154         Perl: /A, /E, /N, /U, and /X  set  PCRE_ANCHORED,  PCRE_DOLLAR_ENDONLY,  
155         PCRE_NO_AUTO_CAPTURE, PCRE_UNGREEDY, and PCRE_EXTRA respectively.           /A              PCRE_ANCHORED
156             /C              PCRE_AUTO_CALLOUT
157             /E              PCRE_DOLLAR_ENDONLY
158             /f              PCRE_FIRSTLINE
159             /J              PCRE_DUPNAMES
160             /N              PCRE_NO_AUTO_CAPTURE
161             /U              PCRE_UNGREEDY
162             /X              PCRE_EXTRA
163             /<cr>           PCRE_NEWLINE_CR
164             /<lf>           PCRE_NEWLINE_LF
165             /<crlf>         PCRE_NEWLINE_CRLF
166             /<anycrlf>      PCRE_NEWLINE_ANYCRLF
167             /<any>          PCRE_NEWLINE_ANY
168             /<bsr_anycrlf>  PCRE_BSR_ANYCRLF
169             /<bsr_unicode>  PCRE_BSR_UNICODE
170    
171           Those  specifying  line  ending sequences are literal strings as shown,
172           but the letters can be in either  case.  This  example  sets  multiline
173           matching with CRLF as the line ending sequence:
174    
175             /^abc/m<crlf>
176    
177         Searching  for  all  possible matches within each subject string can be         Details  of the meanings of these PCRE options are given in the pcreapi
178         requested by the /g or /G modifier. After  finding  a  match,  PCRE  is         documentation.
179    
180       Finding all matches in a string
181    
182           Searching for all possible matches within each subject  string  can  be
183           requested  by  the  /g  or  /G modifier. After finding a match, PCRE is
184         called again to search the remainder of the subject string. The differ-         called again to search the remainder of the subject string. The differ-
185         ence between /g and /G is that the former uses the startoffset argument         ence between /g and /G is that the former uses the startoffset argument
186         to  pcre_exec()  to  start  searching  at a new point within the entire         to pcre_exec() to start searching at a  new  point  within  the  entire
187         string (which is in effect what Perl does), whereas the  latter  passes         string  (which  is in effect what Perl does), whereas the latter passes
188         over  a  shortened  substring.  This makes a difference to the matching         over a shortened substring. This makes a  difference  to  the  matching
189         process if the pattern begins with a lookbehind assertion (including \b         process if the pattern begins with a lookbehind assertion (including \b
190         or \B).         or \B).
191    
192         If  any  call  to  pcre_exec()  in a /g or /G sequence matches an empty         If any call to pcre_exec() in a /g or  /G  sequence  matches  an  empty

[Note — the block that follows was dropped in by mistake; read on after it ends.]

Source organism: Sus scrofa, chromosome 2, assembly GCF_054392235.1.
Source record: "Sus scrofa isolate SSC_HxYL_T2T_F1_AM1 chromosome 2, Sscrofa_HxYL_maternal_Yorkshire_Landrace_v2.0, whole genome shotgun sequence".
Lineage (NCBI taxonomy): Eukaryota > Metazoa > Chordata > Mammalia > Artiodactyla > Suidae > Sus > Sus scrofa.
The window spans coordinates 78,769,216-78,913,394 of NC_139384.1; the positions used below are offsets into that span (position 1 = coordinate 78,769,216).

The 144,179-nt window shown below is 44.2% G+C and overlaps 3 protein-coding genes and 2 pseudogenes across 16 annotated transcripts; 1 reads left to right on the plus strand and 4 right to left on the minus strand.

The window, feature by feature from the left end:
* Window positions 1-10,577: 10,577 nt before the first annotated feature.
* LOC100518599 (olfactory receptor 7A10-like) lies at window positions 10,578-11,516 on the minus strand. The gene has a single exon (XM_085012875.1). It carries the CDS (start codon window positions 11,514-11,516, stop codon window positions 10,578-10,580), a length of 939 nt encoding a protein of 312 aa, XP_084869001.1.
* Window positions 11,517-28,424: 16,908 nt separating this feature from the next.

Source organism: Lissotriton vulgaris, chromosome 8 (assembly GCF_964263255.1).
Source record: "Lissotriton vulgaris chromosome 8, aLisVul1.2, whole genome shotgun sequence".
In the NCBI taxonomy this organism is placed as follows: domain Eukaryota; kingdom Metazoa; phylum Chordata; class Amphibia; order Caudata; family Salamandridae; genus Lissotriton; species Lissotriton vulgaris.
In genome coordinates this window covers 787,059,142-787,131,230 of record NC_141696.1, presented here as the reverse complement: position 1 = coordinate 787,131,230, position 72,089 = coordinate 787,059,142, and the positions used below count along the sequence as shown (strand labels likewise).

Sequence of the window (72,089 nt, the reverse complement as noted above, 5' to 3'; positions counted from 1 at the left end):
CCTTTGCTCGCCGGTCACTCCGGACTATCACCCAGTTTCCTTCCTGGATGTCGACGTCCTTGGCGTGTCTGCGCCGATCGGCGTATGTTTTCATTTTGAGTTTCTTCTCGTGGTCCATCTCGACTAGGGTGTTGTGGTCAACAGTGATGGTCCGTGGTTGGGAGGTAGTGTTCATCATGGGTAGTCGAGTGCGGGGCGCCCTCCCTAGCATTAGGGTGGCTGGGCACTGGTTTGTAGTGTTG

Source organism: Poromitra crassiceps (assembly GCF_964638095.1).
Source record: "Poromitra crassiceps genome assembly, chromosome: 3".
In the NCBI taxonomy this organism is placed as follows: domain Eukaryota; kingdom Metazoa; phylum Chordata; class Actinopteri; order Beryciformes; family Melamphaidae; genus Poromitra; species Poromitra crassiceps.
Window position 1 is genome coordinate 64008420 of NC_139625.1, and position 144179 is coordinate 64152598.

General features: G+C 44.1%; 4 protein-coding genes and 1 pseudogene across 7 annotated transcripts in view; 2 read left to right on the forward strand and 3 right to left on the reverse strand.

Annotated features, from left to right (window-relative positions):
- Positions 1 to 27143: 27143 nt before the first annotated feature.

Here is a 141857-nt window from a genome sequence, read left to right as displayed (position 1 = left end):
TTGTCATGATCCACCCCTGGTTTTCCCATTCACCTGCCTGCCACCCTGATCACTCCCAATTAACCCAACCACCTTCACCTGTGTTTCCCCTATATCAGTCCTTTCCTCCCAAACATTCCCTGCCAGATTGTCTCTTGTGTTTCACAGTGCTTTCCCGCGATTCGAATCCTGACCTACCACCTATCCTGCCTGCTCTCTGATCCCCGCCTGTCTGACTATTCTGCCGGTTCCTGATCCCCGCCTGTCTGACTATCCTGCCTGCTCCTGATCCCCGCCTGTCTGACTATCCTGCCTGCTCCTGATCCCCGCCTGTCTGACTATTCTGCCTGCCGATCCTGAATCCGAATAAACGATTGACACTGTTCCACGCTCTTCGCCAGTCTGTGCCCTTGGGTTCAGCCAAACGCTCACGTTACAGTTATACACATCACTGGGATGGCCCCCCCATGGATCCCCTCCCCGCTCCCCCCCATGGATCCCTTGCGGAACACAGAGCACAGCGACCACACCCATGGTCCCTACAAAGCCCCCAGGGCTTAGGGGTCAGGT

193         string, the next call is done with the PCRE_NOTEMPTY and  PCRE_ANCHORED         string,  the next call is done with the PCRE_NOTEMPTY and PCRE_ANCHORED
194         flags  set in order to search for another, non-empty, match at the same         flags set in order to search for another, non-empty, match at the  same
195         point.  If this second match fails, the start  offset  is  advanced  by         point.   If  this  second  match fails, the start offset is advanced by
196         one,  and  the normal match is retried. This imitates the way Perl han-         one, and the normal match is retried. This imitates the way  Perl  han-
197         dles such cases when using the /g modifier or the split() function.         dles such cases when using the /g modifier or the split() function.
198    
199         There are a number of other modifiers for controlling the way  pcretest     Other modifiers
200         operates.  
201           There are yet more modifiers for controlling the way pcretest operates.
202    
203         The  /+ modifier requests that as well as outputting the substring that         The /+ modifier requests that as well as outputting the substring  that
204         matched the entire pattern, pcretest  should  in  addition  output  the         matched  the  entire  pattern,  pcretest  should in addition output the
205         remainder  of  the  subject  string. This is useful for tests where the         remainder of the subject string. This is useful  for  tests  where  the
206         subject contains multiple copies of the same substring.         subject contains multiple copies of the same substring.
207    
208           The  /B modifier is a debugging feature. It requests that pcretest out-
209           put a representation of the compiled byte code after compilation.  Nor-
210           mally  this  information contains length and offset values; however, if
211           /Z is also present, this data is replaced by spaces. This is a  special
212           feature for use in the automatic test scripts; it ensures that the same
213           output is generated for different internal link sizes.
214    
215         The /L modifier must be followed directly by the name of a locale,  for         The /L modifier must be followed directly by the name of a locale,  for
216         example,         example,
217    
218           /pattern/Lfr           /pattern/Lfr_FR
219    
220         For  this reason, it must be the last modifier letter. The given locale         For this reason, it must be the last modifier. The given locale is set,
221         is set, pcre_maketables() is called to build a set of character  tables         pcre_maketables() is called to build a set of character tables for  the